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May 04, 2004 - Image 2

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Publication:
Michigan Daily Summer Weekly, 2004-05-04

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2 - The Michigan Daily - Tuesday, May 4, 2004
NEWS
200 'U' students march, rally f
women's rights in National Mr

By Farayha Arrine
Daily News Editor
Carrying signs that read "Real
sex ed. saves lives" and "Who
decides? It's your choice not
theirs," a group of University stu-
dents joined more than one million
women in Washington D.C on April
25 for what became the largest
women's rights rally in the nation's
capitol to date.
A number of human rights and
women's groups sponsored the
"March for Women's Lives," includ-
ing the American Civil Liberties
Union, National Organization for
Women, and Planned Parenthood
Federation of America.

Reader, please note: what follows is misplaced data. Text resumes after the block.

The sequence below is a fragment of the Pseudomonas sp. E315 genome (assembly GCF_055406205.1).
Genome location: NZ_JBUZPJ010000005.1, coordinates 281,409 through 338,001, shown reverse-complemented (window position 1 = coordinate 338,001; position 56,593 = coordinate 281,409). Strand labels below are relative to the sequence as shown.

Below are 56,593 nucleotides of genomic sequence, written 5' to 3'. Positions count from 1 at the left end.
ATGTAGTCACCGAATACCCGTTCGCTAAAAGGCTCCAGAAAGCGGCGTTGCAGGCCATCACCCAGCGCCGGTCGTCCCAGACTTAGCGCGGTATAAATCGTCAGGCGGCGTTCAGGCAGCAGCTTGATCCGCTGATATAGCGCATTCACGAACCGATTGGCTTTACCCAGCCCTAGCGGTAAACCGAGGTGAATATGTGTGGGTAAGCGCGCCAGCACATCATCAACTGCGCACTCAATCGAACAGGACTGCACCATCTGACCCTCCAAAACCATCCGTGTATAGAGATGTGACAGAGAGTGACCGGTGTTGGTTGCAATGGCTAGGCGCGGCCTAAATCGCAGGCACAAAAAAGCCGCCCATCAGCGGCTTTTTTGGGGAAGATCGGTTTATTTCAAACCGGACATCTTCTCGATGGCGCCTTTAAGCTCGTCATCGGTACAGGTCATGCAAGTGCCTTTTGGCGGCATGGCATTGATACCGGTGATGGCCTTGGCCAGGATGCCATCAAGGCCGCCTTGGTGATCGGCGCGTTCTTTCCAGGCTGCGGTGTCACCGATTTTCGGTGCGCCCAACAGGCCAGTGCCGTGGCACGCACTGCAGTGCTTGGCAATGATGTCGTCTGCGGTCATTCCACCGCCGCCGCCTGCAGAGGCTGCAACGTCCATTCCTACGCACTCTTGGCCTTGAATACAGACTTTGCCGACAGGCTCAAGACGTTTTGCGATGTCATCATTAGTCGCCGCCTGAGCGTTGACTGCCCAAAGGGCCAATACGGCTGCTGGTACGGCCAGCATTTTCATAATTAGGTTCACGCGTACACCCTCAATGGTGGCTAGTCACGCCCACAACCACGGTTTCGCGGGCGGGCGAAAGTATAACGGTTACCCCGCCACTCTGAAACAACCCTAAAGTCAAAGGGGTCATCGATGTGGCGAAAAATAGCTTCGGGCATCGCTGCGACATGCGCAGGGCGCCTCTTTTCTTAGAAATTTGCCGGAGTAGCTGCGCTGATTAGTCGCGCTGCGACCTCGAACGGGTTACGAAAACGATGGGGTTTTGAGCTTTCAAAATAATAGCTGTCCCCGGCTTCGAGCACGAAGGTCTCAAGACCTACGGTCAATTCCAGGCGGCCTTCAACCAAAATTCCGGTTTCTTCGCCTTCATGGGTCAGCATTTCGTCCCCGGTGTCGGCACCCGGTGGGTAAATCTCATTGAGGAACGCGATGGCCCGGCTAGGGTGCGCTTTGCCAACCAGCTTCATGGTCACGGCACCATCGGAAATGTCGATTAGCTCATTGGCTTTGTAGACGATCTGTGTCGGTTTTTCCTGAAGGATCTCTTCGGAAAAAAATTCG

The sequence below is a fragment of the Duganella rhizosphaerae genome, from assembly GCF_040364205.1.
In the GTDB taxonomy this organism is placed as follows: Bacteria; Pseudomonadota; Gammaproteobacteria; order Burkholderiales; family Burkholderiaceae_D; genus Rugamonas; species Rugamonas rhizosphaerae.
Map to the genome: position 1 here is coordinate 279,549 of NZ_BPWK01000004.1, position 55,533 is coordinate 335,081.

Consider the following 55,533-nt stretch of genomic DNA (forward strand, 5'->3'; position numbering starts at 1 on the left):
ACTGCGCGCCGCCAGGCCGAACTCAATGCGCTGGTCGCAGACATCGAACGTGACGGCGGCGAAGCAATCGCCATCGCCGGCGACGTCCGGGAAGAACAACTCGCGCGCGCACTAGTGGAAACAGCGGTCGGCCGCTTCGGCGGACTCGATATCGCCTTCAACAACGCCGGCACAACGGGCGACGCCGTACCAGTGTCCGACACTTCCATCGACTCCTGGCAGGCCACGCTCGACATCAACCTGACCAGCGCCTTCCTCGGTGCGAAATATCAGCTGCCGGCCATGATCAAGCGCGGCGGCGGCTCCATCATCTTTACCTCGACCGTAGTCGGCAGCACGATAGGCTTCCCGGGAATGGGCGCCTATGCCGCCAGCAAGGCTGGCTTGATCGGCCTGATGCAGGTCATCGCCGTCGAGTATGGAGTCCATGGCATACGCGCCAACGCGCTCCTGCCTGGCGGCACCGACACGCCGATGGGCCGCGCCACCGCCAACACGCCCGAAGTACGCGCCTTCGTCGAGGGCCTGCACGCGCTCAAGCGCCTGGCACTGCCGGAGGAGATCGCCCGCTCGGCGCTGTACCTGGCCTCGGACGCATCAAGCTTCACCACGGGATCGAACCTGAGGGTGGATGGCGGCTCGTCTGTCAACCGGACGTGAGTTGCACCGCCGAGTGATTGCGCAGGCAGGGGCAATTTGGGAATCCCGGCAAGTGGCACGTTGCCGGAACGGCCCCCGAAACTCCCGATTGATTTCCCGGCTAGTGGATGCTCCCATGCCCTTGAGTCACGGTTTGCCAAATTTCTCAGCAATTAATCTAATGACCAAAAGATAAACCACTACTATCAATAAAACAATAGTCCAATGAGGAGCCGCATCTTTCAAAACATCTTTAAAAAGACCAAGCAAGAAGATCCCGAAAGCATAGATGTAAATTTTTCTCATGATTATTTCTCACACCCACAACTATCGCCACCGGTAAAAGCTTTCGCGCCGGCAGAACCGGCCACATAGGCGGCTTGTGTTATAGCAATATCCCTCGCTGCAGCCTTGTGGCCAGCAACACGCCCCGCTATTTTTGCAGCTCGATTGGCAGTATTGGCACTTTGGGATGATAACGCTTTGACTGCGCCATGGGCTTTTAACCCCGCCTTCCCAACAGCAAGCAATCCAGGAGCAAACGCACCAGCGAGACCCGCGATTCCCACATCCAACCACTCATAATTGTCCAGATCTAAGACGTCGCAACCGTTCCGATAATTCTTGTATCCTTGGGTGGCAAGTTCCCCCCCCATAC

Organizers said they wanted the
march to send a message to Presi-
dent Bush about the country's sup-
port of the reproductive rights of
women.
Former chair of the Michigan
Student Assembly's Women's Issues
Commission Ashwini Hardikar,
along with others, initiated the idea
for a University trip to the capitol
after gauging student interest on
campus.
Nearly 200 University students
gathered outside the Michigan
Union on Saturday evening and
took four buses to Washington D.C.
They reached the National Mall the
following morning and participated
in the four hour-long march.
"The experience at the march was
really incredible," said Hardikar, an
.RC sophomore. "It was really, real-
ly powerful for me."
Engineering sophomore Cori